As the chocolate cools and the marble slab warms up, it becomes easier to make the thicker folded curls for the top of the cake.

Pascale moves on to decorating the chocolate cakes with a ganache.  Again, it is precise, perfect and tidy work. 

The patisserie's ovens continue their day and have now moved on from the eclairs to hearty pies and sausage rolls for the lunchtime crowd.

We talk about some of the tools of the trade in decorating cakes.  Plastic is a great base for making all sorts of chocolate pieces.  Bubble wrap allows for intersting rings to be created between the bubbles.  Smooth, curved plastic sheets allow for spirals and curls to be fashioned from chocolate.

Precious metal coloured powders are also used to dust the cakes.  They add a bit of sparkle that cocoa and icing sugar can't.  Each post of powder costs around $60.

I thought these cakes were pretty spectacularly decorated but apparently, these are considered at the more practical range of cake decorations that would be suitable for cakes sold in shops as opposed to what pastry chefs would serve in a restaurant setting.  The all chocolate cakes travel better and keep better than some of the more elaborate cream and fruit based cakes.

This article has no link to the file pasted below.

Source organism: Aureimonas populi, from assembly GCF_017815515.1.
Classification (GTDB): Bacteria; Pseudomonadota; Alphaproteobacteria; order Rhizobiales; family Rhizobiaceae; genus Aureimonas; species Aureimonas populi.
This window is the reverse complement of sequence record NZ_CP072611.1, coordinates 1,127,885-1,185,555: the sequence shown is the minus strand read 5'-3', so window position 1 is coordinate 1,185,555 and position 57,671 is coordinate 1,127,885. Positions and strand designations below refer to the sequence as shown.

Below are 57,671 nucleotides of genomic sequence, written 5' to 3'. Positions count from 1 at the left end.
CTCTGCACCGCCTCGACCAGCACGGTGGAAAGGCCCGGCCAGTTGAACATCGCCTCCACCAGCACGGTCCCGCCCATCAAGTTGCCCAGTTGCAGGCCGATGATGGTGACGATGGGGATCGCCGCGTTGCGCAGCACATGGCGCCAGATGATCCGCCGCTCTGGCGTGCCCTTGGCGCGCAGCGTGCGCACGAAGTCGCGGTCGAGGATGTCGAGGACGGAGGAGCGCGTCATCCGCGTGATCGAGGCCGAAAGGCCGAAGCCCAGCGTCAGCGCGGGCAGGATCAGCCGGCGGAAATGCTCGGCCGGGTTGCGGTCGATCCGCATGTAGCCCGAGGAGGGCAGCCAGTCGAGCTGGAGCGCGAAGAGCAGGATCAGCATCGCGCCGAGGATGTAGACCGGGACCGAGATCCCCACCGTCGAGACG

It was hard to escape MasterChef and its influence on Australians from all walks of life.  We couldn't help but ask for opinions on what Gary and company advise about on the show.  I have to admit, I have not been religiously watching but there were some hard core fans in our group with an encyclopaedic knowledge of each episode and the form of each contestant.

In a recurring theme of the day, the chefs that we visited all took the questions in good humour. Sometimes, they chose to just acknowledge the elephant in the room and mentioned MasterChef before anyone could ask any questions relating to it.

I remember these pastries from my school days.  We used to be allowed one treat every so often from our local patisserie after school.  These were my favourite.  I called them butterflies.

After our tour, it was time to get back on the bus and cross the city again to head for our next destination.  This photo was taken from the bus so apologies for the poor focus, think of it as an action shot.


  1. Yummy...I haven't had breakfast yet and this is making me very hungry for something naughty and sweet!

    This is amazing!
    Thank you for sharing. The story, I mean. You didn't save me any pastries!
    I love the humour you've injected into this blog entry. Bravo.

  3. My goodness those pastries and cakes look divine! The ones that you call butterflies look exactly like one very typical portuguese cake/pastry called "one thousand leaves" (direct translation from Portuguese), must be something to do with the type of pastry used. Every time my Mum makes them it's a bit of a s@#t fight to get to her place before they're all gone :)

  4. Excellent dear!
    Very good! I think that you have done a great job! FANTASTIC!!!!

    Food Display Cabinets